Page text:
The 1990, 2001 and 2008 recessions all happened when the % change in the 3-months moving average in US Initial Jobless Claims exceeded 7% for at least 3 of the last 4 observations.
The last two prints for the 4th week of May and June 2022 were +18% and +14%.
A print in the 220k area at the end of July would add fuel to the fire, confirming the US labor market is indeed weakening and contributing further to the recessionary narrative.
Markets are beginning to validate this narrative, too.
Copper is considered the bellwether for global industrial activity due to its multiple end-uses and applications in the real economy.
Its recent -25% monthly drawdown only occurred 0.45% of the times since 1992 (32 times in over 7500 rolling monthly return observations).
If you exclude the idiosyncratic Sumitomo Copper affair (cool story, read here) such a magnitude of Copper drawdowns was only experienced around the GFC period.
Additionally, Mr. Bond Market is now pricing the Fed to convincingly cut rates immediately after the terminal rate has been reached in its brief but intense hiking cycle - almost 100 bps cuts are priced between Jan23 and Dec24.
Over the last 15 years, the Fed was never ever priced to cut rates so aggressively in the 6-32 months period immediately following a hiking cycle.
The bond market has a strong opinion here.
As you have read here on The Macro Compass since December 2021, I have long been expecting a sharp economic slowdown as signaled by my models.
And while more people seem to be in that camp by now, I believe the analysts’ consensus doesn’t entirely appreciate the speed and magnitude of such slowdown.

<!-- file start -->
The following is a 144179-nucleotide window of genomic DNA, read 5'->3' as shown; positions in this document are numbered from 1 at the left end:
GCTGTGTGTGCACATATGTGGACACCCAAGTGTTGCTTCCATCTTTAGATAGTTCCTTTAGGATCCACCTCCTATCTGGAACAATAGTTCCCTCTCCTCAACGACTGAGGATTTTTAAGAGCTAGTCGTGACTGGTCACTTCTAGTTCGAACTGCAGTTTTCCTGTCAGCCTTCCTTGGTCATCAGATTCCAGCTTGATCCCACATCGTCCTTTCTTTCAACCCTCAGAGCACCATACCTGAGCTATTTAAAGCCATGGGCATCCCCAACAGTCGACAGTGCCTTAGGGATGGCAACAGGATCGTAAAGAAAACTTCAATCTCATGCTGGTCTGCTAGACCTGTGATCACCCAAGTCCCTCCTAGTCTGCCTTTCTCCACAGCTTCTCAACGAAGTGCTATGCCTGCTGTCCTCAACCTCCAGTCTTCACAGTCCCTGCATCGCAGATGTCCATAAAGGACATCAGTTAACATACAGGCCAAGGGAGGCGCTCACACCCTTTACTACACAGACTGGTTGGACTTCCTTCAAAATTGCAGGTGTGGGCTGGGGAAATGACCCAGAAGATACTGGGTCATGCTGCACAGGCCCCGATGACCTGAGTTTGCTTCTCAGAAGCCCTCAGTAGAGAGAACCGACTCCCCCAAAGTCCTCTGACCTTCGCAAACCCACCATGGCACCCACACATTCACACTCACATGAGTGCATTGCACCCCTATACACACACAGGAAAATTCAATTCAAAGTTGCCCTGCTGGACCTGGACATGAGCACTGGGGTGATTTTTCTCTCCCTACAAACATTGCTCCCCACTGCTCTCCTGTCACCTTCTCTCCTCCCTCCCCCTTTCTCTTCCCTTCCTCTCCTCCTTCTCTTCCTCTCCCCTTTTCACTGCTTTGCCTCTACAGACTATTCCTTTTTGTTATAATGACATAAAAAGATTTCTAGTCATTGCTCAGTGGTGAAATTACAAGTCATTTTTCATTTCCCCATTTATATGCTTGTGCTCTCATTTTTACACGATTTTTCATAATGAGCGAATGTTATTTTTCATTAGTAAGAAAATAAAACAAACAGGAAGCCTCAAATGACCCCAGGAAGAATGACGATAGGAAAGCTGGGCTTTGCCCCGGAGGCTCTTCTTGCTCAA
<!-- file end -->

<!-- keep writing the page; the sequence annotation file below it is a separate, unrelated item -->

In other words: the chances of an imminent and non-negligible recession keep increasing month after month.
The global credit impulse keeps plummeting, and its latest readings are consistent with an earnings recession in 2022 already;
Even the labor market is showing preliminary signs of weakness, with changes in the 3m moving average in US Jobless Claims accelerating rapidly;
Cyclical industrial commodities experienced a very severe drawdown consistent with sharply lower economic growth, and the bond market is pricing the Fed to aggressively cut rates immediately after completing its hiking cycle in early 2023.
When it comes to the broader asset allocation choices, The Macro Compass remains in Quadrant 4 but the transition towards Quadrant 1 is slowly ongoing.
As Central Banks remain focused on the month-on-month changes in inflation, their relative monetary policy stance is likely to be too tight to allow for a full transition towards Quadrant 1, but the bond market will be doing some early heavy-lifting by flattening curves and lowering long-end real rates to facilitate the transition.
Broadly speaking that means long-term portfolios should continue to stay away from highly speculative assets, own USD cash and start allocating towards 5-10y+ government bonds (as suggested already 2 weeks ago: see here).
My tactical portfolio (1-3 months horizon) instead remains net short equities and credit spreads while holding some opportunistic early Quadrant 1 trades (bond flatteners and long 1x QQQ vs short 1x IWM):
Long 1x QQQ, Short 1x IWM
And I will be soon adding long JPY/AUD and Euribor flatteners.
YTD P&L: +21%; maximum drawdown: -7%.
If you want to know more about how I’m thinking about portfolio construction and my view on each asset class, don’t worry: next week’s article will focus just on that!
What would you like me to specifically cover in that piece?
And this was all for today, thanks for reading!